Religion—specifically not just Roman Catholicism but that intensified offshoot referred to disparagingly as “Mary worship”—is surprisingly suffusive here. Its acme is to be unmistakably found in the city’s focal point—the huge pale-red statue of Mary holding the baby Jesus, around 66 feet tall from pedestal to crown but much taller-seeming given its position atop the 390-foot-tall Rocher Corneille in the center of town (the statue itself, by the way, was made from 213 Russian cannons captured in December 1855 at Sebastopol by Napoléon III, in the Crimean War; after they were sent to Monsignor de Morlhon, the bishop of Le Puy, it took four months to melt them down and sculpt this statue, “Notre Dame de France”)—but that’s just a gratuitous flourish further up the slope from the Cathèdral Notre-Dame-de-France, which is the city’s true center point (at least in terms of cultural history). Consider how many pilgrims must have passed through that church and its surrounding byzantine-seeming arches in the last ten centuries, and have an unhurried look at the frescoes in the vaults above the top of the steps leading up to the west entrance, and you’ll find yourself swimming in more history than you might have thought you’d see so close at hand. (Then again, if you climbed up the stairs all along the processional route of the avenue de la Cathèdrale and the rue des Tables to get there, a certain practical element of light-headedness may be enhancing the impression.)

The interior of the cathedral definitely carries a feeling of centrality, of being a nexus of energy rather than simply a tourist attraction, but for all that it’s not especially lovely or elegant. It’s heavy, in fact. But it also has the Vierge noire, an 18th Century copy of an ancient dark statue of a seated Virgin Mary with the infant Jesus on her knees (possibly originally of Isis with an infant Osiris, according to MSM’s guidebook Découvrir Le Puy-en-Velay) which was destroyed during the French Revolution; this is costumed and trotted out every 15 August for a procession through town to mark the Feast of the Assumption.

Le Puy’s other obvious physical attraction is the more-ridiculously abrupt Rocher d’Aiguilhe and the little Saint-Michel church at its top. I went there but not to the big Mary statue (the view was impressive even from below the admission gate, and I’d walked plenty by that time and didn’t need to look at a big statue from its feet AND pay for the pleasure) and I’m glad I did: in all photographs (such as on the guidebook cover above, where it’s in the foreground), the slope and stairs and height look daunting to say the least (which helps to discourage out-of-shape tourists from even visiting the gift shop at its base) but in fact it’s not a particularly straining climb, and even if you gave up like a complete wuss somewhere along the way, the view there would be fantastic. From the top it’s truly worthy of the term “breathtaking,” especially if you’re afraid of heights and happen to look over the chest-high wall of the little walkway below the church itself. I’ll let the guidebooks and your own research deal with all of the rich historical detail involved in this place: for me, it was an experience and a treat even though I had to endure Other People while there (these may or may not be tourists but they generally plague my travels by chatting next to the signs which clearly say SILENCE in twenty languages [including theirs] and take flash-assisted photographs of each other beside signs saying NO FLASH in all those languages). The Saint-Michel church is in active use, by the way, it’s not just a remotely perched touristic relic.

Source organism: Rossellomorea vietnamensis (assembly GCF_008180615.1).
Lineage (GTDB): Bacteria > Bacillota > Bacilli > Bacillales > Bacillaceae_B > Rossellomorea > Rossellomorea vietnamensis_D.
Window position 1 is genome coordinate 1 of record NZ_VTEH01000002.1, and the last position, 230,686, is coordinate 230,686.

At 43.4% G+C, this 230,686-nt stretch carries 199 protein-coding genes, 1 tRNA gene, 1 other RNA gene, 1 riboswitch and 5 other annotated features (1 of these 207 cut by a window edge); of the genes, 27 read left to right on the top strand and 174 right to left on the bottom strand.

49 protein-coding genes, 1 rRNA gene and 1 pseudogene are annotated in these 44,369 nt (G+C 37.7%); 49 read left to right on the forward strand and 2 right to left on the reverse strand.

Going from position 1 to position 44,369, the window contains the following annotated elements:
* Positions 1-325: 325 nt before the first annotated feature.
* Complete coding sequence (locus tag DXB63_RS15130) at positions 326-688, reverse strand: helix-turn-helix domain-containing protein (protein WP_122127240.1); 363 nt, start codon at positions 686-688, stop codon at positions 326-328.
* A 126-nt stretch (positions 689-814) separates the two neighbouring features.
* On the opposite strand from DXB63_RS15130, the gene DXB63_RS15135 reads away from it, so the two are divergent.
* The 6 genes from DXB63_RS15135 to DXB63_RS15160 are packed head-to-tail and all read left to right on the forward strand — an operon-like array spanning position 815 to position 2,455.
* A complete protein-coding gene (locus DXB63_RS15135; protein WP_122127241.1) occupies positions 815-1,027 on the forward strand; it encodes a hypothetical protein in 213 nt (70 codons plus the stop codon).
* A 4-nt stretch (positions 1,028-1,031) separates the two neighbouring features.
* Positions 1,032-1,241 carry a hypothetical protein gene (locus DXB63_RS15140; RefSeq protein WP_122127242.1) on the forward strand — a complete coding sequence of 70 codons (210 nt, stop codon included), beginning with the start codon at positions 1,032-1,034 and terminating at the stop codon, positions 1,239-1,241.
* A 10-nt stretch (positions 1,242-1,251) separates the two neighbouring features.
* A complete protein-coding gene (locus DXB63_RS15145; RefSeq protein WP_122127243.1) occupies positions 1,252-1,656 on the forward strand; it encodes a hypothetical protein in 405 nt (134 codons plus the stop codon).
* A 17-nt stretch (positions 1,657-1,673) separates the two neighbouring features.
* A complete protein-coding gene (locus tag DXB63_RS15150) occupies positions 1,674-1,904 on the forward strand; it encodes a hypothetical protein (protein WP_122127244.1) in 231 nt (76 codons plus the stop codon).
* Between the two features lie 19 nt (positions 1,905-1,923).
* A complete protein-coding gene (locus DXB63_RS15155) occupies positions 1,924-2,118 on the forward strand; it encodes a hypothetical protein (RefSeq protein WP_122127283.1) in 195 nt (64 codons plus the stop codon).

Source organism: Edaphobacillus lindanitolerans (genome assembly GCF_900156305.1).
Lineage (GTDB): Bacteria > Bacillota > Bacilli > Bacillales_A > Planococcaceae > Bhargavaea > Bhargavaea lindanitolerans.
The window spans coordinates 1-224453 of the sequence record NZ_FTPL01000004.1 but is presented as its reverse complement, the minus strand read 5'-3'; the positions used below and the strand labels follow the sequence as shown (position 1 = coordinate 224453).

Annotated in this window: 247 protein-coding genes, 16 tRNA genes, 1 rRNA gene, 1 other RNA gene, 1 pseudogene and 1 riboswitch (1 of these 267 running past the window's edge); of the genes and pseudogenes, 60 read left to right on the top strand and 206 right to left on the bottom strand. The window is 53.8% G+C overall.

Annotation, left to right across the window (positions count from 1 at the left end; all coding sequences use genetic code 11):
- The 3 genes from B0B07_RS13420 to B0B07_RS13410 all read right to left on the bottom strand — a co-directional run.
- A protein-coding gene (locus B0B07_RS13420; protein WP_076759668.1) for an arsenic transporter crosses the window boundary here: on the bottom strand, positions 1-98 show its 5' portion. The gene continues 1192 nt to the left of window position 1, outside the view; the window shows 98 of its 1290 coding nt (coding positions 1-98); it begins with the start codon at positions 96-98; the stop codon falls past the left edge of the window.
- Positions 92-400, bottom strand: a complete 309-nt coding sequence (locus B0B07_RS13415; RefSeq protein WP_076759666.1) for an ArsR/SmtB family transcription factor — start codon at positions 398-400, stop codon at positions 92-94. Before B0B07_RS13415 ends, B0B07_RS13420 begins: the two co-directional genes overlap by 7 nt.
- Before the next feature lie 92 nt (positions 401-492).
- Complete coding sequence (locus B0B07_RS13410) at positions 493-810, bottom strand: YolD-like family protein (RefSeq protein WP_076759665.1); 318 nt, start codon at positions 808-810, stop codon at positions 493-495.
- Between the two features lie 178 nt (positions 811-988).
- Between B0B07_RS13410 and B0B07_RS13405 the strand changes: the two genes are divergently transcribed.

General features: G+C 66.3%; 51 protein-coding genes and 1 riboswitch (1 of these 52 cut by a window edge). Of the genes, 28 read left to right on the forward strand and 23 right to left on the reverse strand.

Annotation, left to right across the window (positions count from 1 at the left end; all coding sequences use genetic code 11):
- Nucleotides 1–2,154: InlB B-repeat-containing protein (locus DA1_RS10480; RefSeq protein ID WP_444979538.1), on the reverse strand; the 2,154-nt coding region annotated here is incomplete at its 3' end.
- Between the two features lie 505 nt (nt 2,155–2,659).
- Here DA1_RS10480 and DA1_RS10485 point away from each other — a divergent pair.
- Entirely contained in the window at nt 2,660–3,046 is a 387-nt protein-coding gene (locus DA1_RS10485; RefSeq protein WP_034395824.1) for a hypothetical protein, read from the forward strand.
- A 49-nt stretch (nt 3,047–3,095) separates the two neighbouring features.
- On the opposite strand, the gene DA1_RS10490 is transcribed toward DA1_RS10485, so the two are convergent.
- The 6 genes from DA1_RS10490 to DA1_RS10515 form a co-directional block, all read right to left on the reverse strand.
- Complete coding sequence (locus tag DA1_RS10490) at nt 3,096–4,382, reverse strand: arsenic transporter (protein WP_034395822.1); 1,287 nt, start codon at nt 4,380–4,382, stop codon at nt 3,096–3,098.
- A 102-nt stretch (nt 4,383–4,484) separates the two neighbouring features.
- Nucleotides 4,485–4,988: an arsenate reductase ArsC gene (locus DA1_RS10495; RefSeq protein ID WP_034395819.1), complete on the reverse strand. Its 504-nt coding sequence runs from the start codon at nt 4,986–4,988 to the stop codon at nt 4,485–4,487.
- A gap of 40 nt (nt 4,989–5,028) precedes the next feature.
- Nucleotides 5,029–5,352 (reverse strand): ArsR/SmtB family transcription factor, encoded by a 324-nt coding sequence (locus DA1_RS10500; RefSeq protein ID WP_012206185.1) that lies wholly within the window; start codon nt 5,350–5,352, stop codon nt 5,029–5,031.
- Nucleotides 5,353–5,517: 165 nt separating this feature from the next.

Back at ground level, Le Puy offered a delightful array of dining options…by day, anyway. At night the choices were much fewer but still surprisingly diverse. My first night there I happened on La Distillerie (11, rue Porte Aiguière) just as I was giving up hope of finding anything open and occupied (dining alone in an empty restaurant while travelling feels terribly awkward, to me) and bracing myself for a meal based on the contents of the vending machine at the hotel. I had the classic salt-pork dish le petit salé with the famous local green lentils, with some wine, and while it wasn’t a stellar meal I certainly was attentive to the setting: what in the U.S. would seem a “themed” bar/restaurant with jumbled nostalgic trappings everywhere was here almost agreeably accomplished. It had interesting partitioning of dining areas that felt like oddly juxtaposed dining cars, and the clientèle was intriguingly young and electric. That my waiter was a total studmuffin only complicated my impressions.

I was surprised to find such impressive beauty as I did in the stocky church of Saint-Laurent, at Le Puy’s center’s northwest edge, the next morning: there’s some stained glass there that moved me deeply in its color and purity (the west windows, above the narthex, contain a gorgeous shade of deep cornflower blue that I’d never seen before in the luminous medium of stained glass), and the floor has a compelling inlaid pattern of paths. By comparison the Cathédrale, with its Black Madonna and all the pilgrimage history, seems grander but less personally meaningful. There’s no question that the latter is the city’s historic and spiritual lodestone, but the Église Saint-Laurent is a fine, discreet reminder that the cathedral has no monopoly on poignancy and significance.